3. Peter Golden is simply a great storyteller. I think this is a great book to hear on audio.
4. I loved reading about how the family came to America; and later the circumstances not known in the beginning of the book.
5. History is weaved into the book. For example: John F. Kennedy’s assassination.
6. I love the time period. It is just before the Beatles. It is before America became involved in the Vietnam War. It is before Nixon and Watergate. Rock n Roll is in its infant stages. The fear and angst of communism is shown in the time period.
7. Yulianna Kosoy is a character who lives in USSR. I like her. She is a savvy person. She is a remarkable person. At her introduction, I felt she showed a “whatever” attitude towards certain activities. I believe this is apart of her persona of living life on the edge.
8. I love the unique career of Michael. I’ve not read another story where the character is a jockey of a radio station. Actually, he is the lone operator.
9. I love pulling the history of World War II, Holocaust, post war, communism, spying, espionage, romance, family saga, CIA, mystery, travel, art, and early 1960s culture into one book.
10. The story has a solid finish.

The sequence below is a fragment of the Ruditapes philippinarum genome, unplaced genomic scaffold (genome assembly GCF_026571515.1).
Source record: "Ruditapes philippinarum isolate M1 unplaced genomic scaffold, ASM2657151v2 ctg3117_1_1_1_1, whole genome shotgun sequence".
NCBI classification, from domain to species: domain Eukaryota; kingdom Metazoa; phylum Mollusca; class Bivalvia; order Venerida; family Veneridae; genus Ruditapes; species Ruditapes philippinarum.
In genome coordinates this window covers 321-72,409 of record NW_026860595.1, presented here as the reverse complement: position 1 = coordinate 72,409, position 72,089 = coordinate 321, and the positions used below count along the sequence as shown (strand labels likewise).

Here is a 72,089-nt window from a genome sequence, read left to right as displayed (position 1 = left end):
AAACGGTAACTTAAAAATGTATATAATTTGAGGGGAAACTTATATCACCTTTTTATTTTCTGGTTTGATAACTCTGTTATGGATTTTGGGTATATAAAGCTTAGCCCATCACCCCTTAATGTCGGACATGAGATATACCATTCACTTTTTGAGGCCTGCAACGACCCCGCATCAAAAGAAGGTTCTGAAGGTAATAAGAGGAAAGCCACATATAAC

(Review) Song Of Praise for a Flower: One Woman’s Journey through China’s Tumultuous 20th Century by Fengxian Chu, contributor Charlene Chu

36671782

Publisher and Publication Date: CreateSpace Independent Publishing Platform. November 2017.
Genre: Nonfiction, autobiography.
Pages: 488.
Source: Complementary paperback copy from Charlene Chu and Author Marketing Expert. I was not required to leave a positive review.
Rating: Excellent.

At this time, the book is free through Amazon Kindle Unlimited: Song of Praise for a Flower. 

17370004

Co-author Charlene Chu, Fengxian’s first cousin, grew up in the United States and wrote the English rendering of Song of Praise for a Flower. A financial analyst well-known for her work on China’s economy and financial sector, she is quoted widely in the Wall Street Journal, Financial Times, Bloomberg, Business Insider and other media outlets. She holds an MBA and MA in International Relations from Yale University. “Song of Praise for a Flower” is her first book. Charlene splits her time between Washington, DC and Hong Kong.